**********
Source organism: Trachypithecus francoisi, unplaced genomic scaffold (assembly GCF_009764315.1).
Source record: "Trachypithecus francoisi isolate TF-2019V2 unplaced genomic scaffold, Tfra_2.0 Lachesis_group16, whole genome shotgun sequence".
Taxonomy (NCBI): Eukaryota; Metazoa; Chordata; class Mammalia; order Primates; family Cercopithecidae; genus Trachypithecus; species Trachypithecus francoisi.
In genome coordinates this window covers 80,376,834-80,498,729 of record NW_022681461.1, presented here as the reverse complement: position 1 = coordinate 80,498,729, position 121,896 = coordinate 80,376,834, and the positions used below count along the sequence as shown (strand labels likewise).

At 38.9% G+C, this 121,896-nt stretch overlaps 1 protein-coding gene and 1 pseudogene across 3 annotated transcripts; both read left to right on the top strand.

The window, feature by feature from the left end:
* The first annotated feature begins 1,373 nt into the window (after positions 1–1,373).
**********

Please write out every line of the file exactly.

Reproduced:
Source organism: Trachypithecus francoisi, unplaced genomic scaffold (assembly GCF_009764315.1).
Source record: "Trachypithecus francoisi isolate TF-2019V2 unplaced genomic scaffold, Tfra_2.0 Lachesis_group16, whole genome shotgun sequence".
Taxonomy (NCBI): Eukaryota; Metazoa; Chordata; class Mammalia; order Primates; family Cercopithecidae; genus Trachypithecus; species Trachypithecus francoisi.
In genome coordinates this window covers 80,376,834-80,498,729 of record NW_022681461.1, presented here as the reverse complement: position 1 = coordinate 80,498,729, position 121,896 = coordinate 80,376,834, and the positions used below count along the sequence as shown (strand labels likewise).

At 38.9% G+C, this 121,896-nt stretch overlaps 1 protein-coding gene and 1 pseudogene across 3 annotated transcripts; both read left to right on the top strand.

The window, feature by feature from the left end:
* The first annotated feature begins 1,373 nt into the window (after positions 1–1,373).